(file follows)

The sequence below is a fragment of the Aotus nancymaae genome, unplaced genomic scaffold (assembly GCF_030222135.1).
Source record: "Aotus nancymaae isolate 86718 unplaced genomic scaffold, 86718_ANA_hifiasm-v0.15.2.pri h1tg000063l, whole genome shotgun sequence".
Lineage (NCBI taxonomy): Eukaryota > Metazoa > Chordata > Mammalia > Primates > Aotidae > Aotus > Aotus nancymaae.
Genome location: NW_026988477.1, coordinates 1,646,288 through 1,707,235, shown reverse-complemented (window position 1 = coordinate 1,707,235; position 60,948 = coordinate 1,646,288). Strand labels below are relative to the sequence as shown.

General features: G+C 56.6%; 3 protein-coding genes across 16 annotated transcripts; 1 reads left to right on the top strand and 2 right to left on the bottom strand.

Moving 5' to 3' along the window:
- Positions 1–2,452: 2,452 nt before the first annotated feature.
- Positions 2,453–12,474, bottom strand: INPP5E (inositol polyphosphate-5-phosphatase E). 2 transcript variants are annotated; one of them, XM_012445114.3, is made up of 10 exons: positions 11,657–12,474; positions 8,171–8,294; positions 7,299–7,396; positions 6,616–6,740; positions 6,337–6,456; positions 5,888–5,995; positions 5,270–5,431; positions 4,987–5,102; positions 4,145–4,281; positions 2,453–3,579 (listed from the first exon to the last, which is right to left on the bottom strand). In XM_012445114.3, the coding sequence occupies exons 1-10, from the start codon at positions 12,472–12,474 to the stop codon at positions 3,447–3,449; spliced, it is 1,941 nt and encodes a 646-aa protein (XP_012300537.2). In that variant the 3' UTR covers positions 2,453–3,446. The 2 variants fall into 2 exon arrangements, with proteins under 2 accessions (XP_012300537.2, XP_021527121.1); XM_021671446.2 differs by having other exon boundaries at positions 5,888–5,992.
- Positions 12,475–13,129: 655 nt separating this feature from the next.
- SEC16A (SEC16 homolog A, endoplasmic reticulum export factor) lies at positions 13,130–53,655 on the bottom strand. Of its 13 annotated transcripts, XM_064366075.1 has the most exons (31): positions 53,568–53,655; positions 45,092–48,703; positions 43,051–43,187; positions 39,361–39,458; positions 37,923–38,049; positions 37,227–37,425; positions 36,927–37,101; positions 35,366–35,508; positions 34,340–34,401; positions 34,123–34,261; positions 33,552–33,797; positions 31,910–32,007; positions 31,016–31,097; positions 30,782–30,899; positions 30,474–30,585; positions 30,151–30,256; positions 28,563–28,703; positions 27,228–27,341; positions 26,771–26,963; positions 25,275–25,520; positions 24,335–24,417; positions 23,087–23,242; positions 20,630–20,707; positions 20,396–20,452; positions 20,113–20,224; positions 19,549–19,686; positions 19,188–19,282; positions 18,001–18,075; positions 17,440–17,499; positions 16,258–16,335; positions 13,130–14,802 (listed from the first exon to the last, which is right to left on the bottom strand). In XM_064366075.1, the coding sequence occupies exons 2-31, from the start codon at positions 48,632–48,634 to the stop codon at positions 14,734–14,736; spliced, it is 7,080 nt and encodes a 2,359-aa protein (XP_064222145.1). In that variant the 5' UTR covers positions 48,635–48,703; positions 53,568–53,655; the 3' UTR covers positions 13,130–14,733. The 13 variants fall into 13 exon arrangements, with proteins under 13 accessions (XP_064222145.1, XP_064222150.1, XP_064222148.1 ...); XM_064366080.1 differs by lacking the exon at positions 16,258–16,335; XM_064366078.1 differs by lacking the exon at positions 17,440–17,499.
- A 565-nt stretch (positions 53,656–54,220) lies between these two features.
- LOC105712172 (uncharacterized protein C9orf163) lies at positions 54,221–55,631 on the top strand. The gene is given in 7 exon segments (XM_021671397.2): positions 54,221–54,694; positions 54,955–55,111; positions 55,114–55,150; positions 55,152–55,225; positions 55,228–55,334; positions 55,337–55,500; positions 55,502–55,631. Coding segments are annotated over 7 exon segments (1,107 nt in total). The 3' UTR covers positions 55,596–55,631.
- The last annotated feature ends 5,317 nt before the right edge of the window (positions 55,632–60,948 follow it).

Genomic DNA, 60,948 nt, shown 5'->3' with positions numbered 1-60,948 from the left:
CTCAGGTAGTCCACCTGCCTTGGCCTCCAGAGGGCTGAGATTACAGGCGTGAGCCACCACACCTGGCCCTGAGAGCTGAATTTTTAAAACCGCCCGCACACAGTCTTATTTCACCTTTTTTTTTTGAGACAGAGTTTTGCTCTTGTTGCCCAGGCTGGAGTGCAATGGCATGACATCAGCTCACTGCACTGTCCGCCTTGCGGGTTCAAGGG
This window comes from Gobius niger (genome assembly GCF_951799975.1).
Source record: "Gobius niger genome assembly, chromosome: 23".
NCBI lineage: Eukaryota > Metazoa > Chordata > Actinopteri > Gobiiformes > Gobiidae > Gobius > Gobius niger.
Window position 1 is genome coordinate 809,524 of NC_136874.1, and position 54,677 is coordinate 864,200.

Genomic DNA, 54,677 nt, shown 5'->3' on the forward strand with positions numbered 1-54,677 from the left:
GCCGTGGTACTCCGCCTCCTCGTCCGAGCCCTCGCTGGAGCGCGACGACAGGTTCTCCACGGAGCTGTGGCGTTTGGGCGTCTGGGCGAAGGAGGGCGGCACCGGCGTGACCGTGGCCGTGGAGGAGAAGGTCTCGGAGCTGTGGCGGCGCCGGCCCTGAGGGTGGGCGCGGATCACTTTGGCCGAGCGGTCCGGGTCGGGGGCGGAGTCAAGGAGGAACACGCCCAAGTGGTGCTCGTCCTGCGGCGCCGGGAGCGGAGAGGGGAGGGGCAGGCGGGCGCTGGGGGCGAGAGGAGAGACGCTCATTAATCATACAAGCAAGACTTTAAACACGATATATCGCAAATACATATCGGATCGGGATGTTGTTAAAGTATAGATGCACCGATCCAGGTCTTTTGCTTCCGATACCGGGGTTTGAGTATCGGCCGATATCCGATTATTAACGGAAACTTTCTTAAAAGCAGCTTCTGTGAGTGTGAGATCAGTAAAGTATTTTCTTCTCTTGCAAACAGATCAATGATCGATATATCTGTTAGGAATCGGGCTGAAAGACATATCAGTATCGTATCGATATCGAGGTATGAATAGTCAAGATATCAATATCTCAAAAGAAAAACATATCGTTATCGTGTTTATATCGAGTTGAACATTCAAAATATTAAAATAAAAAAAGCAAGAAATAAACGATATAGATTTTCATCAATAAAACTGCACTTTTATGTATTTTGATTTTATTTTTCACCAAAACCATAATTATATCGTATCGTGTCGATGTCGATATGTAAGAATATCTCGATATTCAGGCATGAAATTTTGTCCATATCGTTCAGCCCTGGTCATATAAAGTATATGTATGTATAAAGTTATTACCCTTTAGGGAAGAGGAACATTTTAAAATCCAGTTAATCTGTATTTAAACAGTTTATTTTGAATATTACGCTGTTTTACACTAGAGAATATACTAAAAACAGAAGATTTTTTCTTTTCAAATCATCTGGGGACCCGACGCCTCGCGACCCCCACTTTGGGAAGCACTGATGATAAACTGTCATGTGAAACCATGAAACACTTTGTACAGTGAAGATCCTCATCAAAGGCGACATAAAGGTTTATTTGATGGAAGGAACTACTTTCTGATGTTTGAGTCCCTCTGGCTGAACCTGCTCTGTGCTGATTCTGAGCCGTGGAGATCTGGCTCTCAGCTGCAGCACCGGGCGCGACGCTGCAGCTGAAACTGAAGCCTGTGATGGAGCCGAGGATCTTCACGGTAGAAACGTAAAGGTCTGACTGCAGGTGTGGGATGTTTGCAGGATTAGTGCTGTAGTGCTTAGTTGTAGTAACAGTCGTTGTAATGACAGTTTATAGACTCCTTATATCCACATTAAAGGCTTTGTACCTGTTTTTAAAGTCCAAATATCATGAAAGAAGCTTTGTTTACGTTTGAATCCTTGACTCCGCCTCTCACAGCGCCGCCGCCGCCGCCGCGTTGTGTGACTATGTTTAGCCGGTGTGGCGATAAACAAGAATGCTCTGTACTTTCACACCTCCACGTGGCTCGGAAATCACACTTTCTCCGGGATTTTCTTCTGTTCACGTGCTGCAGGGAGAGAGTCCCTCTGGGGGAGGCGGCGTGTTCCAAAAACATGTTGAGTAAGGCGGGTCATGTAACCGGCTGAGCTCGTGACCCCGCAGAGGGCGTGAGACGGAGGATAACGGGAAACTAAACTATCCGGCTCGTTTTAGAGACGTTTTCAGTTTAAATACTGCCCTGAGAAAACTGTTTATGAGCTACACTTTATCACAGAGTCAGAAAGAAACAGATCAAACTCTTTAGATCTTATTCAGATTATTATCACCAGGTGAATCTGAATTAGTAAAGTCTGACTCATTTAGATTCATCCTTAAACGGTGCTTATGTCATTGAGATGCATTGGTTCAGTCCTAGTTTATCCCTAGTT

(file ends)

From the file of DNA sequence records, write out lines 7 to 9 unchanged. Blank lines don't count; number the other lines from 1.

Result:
- Positions 1–2,452: 2,452 nt before the first annotated feature.
- Positions 2,453–12,474, bottom strand: INPP5E (inositol polyphosphate-5-phosphatase E). 2 transcript variants are annotated; one of them, XM_012445114.3, is made up of 10 exons: positions 11,657–12,474; positions 8,171–8,294; positions 7,299–7,396; positions 6,616–6,740; positions 6,337–6,456; positions 5,888–5,995; positions 5,270–5,431; positions 4,987–5,102; positions 4,145–4,281; positions 2,453–3,579 (listed from the first exon to the last, which is right to left on the bottom strand). In XM_012445114.3, the coding sequence occupies exons 1-10, from the start codon at positions 12,472–12,474 to the stop codon at positions 3,447–3,449; spliced, it is 1,941 nt and encodes a 646-aa protein (XP_012300537.2). In that variant the 3' UTR covers positions 2,453–3,446. The 2 variants fall into 2 exon arrangements, with proteins under 2 accessions (XP_012300537.2, XP_021527121.1); XM_021671446.2 differs by having other exon boundaries at positions 5,888–5,992.
- Positions 12,475–13,129: 655 nt separating this feature from the next.